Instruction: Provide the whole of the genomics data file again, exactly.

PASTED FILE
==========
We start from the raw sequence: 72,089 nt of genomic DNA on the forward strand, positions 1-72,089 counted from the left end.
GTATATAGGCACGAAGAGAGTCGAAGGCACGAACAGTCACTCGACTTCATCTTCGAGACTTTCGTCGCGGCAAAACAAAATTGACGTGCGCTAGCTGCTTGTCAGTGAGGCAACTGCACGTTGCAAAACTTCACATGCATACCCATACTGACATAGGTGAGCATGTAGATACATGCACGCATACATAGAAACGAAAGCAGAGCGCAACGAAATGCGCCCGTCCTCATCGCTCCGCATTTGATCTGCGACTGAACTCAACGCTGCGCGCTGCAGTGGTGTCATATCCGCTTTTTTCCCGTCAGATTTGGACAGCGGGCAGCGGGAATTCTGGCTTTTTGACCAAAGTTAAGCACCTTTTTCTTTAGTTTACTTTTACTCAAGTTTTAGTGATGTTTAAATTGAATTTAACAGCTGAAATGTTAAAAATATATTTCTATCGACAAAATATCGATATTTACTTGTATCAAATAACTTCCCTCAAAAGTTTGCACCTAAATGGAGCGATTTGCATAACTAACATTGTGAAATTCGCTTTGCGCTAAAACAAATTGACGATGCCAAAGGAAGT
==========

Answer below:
We start from the raw sequence: 72,089 nt of genomic DNA on the forward strand, positions 1-72,089 counted from the left end.
GTATATAGGCACGAAGAGAGTCGAAGGCACGAACAGTCACTCGACTTCATCTTCGAGACTTTCGTCGCGGCAAAACAAAATTGACGTGCGCTAGCTGCTTGTCAGTGAGGCAACTGCACGTTGCAAAACTTCACATGCATACCCATACTGACATAGGTGAGCATGTAGATACATGCACGCATACATAGAAACGAAAGCAGAGCGCAACGAAATGCGCCCGTCCTCATCGCTCCGCATTTGATCTGCGACTGAACTCAACGCTGCGCGCTGCAGTGGTGTCATATCCGCTTTTTTCCCGTCAGATTTGGACAGCGGGCAGCGGGAATTCTGGCTTTTTGACCAAAGTTAAGCACCTTTTTCTTTAGTTTACTTTTACTCAAGTTTTAGTGATGTTTAAATTGAATTTAACAGCTGAAATGTTAAAAATATATTTCTATCGACAAAATATCGATATTTACTTGTATCAAATAACTTCCCTCAAAAGTTTGCACCTAAATGGAGCGATTTGCATAACTAACATTGTGAAATTCGCTTTGCGCTAAAACAAATTGACGATGCCAAAGGAAGT